Oregon: Why 24 Ounces? CRRH Explains Possession and Cultivation Limits Proposed in 2014 Initiative


Initiative 22, also known as the Oregon Cannabis Tax Act, would legalize marijuana and set the limits of personal possession and cultivation at 24 ounces or 24 plants. The Campaign for the Restoration and Regulation of Hemp, sponsor of Initiatives 21 and 22, this week addressed the reason for setting these limits.

"Twenty-four ounces is not an arbitrary number," said Jersey Deutsch, campaign director for CRRH. "If anything, the limits in place under Colorado and Washington law are unnecessarily low, and possibly detrimental for medical users who make their own medicine at home."

Michael Steinlage, development director for the campaign, added: "It is true that under OCTA the allowable limits of both possession and cultivation would be 24 ounces, but this amount is already the legal limit for OMMP cardholders. For many patients on limited budgets whose preferred method of ingestion isn't smoking, the creation of homemade extracts and edibles would greatly ease the cost of self-medication.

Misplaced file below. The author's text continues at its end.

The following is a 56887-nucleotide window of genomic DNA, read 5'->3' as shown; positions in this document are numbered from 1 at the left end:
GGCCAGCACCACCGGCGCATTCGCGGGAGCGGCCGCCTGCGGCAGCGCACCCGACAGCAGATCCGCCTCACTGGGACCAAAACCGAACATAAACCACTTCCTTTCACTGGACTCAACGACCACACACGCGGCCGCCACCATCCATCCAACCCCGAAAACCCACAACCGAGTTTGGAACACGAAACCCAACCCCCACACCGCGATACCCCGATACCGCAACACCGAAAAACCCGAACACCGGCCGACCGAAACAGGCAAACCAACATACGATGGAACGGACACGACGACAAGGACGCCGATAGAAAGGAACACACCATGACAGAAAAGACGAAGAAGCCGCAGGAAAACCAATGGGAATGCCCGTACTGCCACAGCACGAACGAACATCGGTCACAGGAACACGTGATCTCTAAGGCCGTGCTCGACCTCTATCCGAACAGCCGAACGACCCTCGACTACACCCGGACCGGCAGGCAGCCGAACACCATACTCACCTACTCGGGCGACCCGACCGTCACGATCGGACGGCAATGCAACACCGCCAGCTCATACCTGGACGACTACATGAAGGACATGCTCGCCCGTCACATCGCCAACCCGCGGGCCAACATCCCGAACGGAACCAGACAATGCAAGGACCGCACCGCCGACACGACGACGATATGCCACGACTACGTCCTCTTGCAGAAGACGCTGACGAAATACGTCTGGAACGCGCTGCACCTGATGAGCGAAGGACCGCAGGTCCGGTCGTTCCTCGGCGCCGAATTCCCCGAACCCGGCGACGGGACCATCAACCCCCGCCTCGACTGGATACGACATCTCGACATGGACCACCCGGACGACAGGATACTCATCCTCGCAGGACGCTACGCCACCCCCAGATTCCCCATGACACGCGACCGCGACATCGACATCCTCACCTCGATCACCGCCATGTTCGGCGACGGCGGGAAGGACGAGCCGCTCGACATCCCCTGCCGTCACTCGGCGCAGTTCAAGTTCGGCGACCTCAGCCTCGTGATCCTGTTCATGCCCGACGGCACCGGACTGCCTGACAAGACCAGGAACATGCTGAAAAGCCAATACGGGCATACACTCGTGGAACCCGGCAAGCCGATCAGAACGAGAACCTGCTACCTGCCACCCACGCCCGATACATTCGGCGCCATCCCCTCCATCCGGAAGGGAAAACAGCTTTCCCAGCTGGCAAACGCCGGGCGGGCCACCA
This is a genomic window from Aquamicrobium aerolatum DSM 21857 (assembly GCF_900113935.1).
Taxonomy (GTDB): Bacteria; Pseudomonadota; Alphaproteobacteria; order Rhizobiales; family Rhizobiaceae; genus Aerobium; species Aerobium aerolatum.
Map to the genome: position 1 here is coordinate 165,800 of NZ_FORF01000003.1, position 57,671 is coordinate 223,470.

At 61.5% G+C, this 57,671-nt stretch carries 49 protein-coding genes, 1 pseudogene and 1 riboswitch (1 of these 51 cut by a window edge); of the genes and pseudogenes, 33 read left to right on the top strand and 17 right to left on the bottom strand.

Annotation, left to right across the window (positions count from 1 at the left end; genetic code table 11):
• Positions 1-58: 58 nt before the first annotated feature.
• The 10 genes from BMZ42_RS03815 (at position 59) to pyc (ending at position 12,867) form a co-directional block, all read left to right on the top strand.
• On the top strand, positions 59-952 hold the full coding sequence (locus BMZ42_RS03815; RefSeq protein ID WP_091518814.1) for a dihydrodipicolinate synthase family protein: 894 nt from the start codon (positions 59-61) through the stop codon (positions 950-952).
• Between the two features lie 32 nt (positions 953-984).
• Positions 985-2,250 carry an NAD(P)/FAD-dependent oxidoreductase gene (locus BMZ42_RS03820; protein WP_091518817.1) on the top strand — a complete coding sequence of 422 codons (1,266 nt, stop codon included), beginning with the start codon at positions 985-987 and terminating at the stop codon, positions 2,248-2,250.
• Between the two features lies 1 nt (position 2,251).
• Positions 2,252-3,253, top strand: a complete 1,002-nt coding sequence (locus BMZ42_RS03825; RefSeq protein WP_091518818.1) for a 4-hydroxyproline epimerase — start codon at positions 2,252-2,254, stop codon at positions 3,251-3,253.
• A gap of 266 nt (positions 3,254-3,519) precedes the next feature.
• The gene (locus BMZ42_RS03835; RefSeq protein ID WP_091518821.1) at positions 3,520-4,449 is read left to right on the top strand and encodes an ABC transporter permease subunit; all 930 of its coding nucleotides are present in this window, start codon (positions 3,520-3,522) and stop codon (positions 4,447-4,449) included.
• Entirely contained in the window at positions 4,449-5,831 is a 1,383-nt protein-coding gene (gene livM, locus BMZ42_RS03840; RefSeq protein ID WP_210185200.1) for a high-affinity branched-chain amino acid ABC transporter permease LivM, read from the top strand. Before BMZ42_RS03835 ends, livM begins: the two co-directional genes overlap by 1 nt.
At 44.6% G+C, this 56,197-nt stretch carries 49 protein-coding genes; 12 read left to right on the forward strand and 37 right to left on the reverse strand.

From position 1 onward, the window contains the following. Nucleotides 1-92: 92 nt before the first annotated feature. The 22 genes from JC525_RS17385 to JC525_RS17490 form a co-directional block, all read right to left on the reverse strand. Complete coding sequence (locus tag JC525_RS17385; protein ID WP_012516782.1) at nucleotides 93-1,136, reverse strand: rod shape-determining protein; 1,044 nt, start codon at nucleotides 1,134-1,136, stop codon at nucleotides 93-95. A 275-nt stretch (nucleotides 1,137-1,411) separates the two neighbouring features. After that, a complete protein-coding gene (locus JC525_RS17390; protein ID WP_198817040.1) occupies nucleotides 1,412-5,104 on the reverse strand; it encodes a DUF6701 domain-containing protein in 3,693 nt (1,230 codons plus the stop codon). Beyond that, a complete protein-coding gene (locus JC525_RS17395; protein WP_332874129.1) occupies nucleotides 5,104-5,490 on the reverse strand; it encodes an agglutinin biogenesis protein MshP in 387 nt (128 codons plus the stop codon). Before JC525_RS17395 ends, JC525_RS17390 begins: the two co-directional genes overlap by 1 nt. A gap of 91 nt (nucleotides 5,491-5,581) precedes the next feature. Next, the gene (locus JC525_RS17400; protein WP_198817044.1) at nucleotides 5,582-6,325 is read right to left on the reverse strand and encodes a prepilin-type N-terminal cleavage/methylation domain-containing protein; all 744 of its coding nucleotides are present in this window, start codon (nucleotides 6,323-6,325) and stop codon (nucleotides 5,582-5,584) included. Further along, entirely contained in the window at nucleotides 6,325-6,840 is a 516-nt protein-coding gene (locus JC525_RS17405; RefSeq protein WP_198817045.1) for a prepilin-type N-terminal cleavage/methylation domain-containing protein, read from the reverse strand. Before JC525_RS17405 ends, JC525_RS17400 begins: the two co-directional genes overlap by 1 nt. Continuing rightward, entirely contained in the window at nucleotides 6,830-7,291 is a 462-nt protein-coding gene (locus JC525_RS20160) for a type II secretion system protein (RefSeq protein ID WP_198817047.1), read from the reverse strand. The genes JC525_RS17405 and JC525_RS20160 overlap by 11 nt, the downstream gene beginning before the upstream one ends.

"It takes large amounts of the flowering plant to make relatively small supplies of edible goods or oils, and these items can be very expensive when purchased from dispensaries," Steinlage said.

For those who choose to grow their own at home, a yearly harvest of 24 ounces would provide 2 ounces per month of the cured flowering plant.

CRRH Outreach Director Anne Reaney explained: "Even the current limits on the amount of allowed flower may not meet the needs of the average patient on an RSO regimen, who would expect to use one pound of flower to yield one ounce of oil. Many patients rely on an average dosage of one gram of oil per day, and the severely ill may require up to as much as four grams per day.

"We need to allow patients to have the option to grow the plants required to meet their medical needs," Reaney said.

The Campaign for the Restoration and Regulation of Hemp is a non-profit political campaign sponsoring initiatives 21 and 22, both of which would end prohibition of cannabis in the state of Oregon.

Initiative 21, also known as the Oregon Cannabis Amendment, would end criminal penalties for personal, private use and cultivation of cannabis for adults. Initiative 22, the Oregon Cannabis Tax Act, would regulate and tax cannabis, including hemp for industrial and agricultural uses.